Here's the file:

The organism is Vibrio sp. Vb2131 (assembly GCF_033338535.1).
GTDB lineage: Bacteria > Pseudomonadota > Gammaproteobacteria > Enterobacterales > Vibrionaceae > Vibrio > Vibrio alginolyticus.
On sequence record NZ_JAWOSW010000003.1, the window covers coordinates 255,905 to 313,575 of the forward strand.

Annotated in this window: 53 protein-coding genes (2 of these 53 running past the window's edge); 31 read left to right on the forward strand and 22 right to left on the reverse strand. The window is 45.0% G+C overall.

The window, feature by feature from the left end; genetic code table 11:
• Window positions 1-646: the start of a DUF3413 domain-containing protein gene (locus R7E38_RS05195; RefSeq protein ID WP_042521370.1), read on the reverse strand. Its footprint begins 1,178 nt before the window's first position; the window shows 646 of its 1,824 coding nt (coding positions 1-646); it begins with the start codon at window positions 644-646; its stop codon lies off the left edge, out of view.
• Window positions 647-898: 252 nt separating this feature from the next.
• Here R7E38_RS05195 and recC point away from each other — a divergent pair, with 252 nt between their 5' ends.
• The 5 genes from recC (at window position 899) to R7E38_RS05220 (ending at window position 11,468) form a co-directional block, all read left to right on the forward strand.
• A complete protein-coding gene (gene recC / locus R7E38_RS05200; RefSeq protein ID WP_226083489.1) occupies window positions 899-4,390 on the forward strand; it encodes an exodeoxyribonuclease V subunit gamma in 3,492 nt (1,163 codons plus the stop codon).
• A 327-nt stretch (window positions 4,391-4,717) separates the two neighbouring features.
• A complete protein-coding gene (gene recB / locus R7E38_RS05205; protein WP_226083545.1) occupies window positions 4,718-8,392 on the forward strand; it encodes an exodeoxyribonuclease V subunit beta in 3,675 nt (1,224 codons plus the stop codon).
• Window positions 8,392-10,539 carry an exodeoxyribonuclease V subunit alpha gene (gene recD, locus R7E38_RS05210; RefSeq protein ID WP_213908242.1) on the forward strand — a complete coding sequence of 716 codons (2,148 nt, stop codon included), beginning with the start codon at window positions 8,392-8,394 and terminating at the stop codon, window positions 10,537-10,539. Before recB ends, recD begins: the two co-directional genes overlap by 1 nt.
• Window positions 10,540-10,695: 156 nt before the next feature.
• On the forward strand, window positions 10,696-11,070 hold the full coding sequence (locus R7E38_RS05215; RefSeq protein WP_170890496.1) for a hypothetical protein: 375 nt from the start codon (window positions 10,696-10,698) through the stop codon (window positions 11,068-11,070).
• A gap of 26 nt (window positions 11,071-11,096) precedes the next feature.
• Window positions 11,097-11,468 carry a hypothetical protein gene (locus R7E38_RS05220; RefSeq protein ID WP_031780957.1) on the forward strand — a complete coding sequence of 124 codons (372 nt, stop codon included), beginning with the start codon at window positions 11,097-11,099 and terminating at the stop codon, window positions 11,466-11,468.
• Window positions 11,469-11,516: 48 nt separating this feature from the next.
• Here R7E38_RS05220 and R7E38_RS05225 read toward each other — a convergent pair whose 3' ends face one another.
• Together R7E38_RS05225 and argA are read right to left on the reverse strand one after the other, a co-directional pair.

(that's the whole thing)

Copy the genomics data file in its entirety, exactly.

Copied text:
The organism is Vibrio sp. Vb2131 (assembly GCF_033338535.1).
GTDB lineage: Bacteria > Pseudomonadota > Gammaproteobacteria > Enterobacterales > Vibrionaceae > Vibrio > Vibrio alginolyticus.
On sequence record NZ_JAWOSW010000003.1, the window covers coordinates 255,905 to 313,575 of the forward strand.

Annotated in this window: 53 protein-coding genes (2 of these 53 running past the window's edge); 31 read left to right on the forward strand and 22 right to left on the reverse strand. The window is 45.0% G+C overall.

The window, feature by feature from the left end; genetic code table 11:
• Window positions 1-646: the start of a DUF3413 domain-containing protein gene (locus R7E38_RS05195; RefSeq protein ID WP_042521370.1), read on the reverse strand. Its footprint begins 1,178 nt before the window's first position; the window shows 646 of its 1,824 coding nt (coding positions 1-646); it begins with the start codon at window positions 644-646; its stop codon lies off the left edge, out of view.
• Window positions 647-898: 252 nt separating this feature from the next.
• Here R7E38_RS05195 and recC point away from each other — a divergent pair, with 252 nt between their 5' ends.
• The 5 genes from recC (at window position 899) to R7E38_RS05220 (ending at window position 11,468) form a co-directional block, all read left to right on the forward strand.
• A complete protein-coding gene (gene recC / locus R7E38_RS05200; RefSeq protein ID WP_226083489.1) occupies window positions 899-4,390 on the forward strand; it encodes an exodeoxyribonuclease V subunit gamma in 3,492 nt (1,163 codons plus the stop codon).
• A 327-nt stretch (window positions 4,391-4,717) separates the two neighbouring features.
• A complete protein-coding gene (gene recB / locus R7E38_RS05205; protein WP_226083545.1) occupies window positions 4,718-8,392 on the forward strand; it encodes an exodeoxyribonuclease V subunit beta in 3,675 nt (1,224 codons plus the stop codon).
• Window positions 8,392-10,539 carry an exodeoxyribonuclease V subunit alpha gene (gene recD, locus R7E38_RS05210; RefSeq protein ID WP_213908242.1) on the forward strand — a complete coding sequence of 716 codons (2,148 nt, stop codon included), beginning with the start codon at window positions 8,392-8,394 and terminating at the stop codon, window positions 10,537-10,539. Before recB ends, recD begins: the two co-directional genes overlap by 1 nt.
• Window positions 10,540-10,695: 156 nt before the next feature.
• On the forward strand, window positions 10,696-11,070 hold the full coding sequence (locus R7E38_RS05215; RefSeq protein WP_170890496.1) for a hypothetical protein: 375 nt from the start codon (window positions 10,696-10,698) through the stop codon (window positions 11,068-11,070).
• A gap of 26 nt (window positions 11,071-11,096) precedes the next feature.
• Window positions 11,097-11,468 carry a hypothetical protein gene (locus R7E38_RS05220; RefSeq protein ID WP_031780957.1) on the forward strand — a complete coding sequence of 124 codons (372 nt, stop codon included), beginning with the start codon at window positions 11,097-11,099 and terminating at the stop codon, window positions 11,466-11,468.
• Window positions 11,469-11,516: 48 nt separating this feature from the next.
• Here R7E38_RS05220 and R7E38_RS05225 read toward each other — a convergent pair whose 3' ends face one another.
• Together R7E38_RS05225 and argA are read right to left on the reverse strand one after the other, a co-directional pair.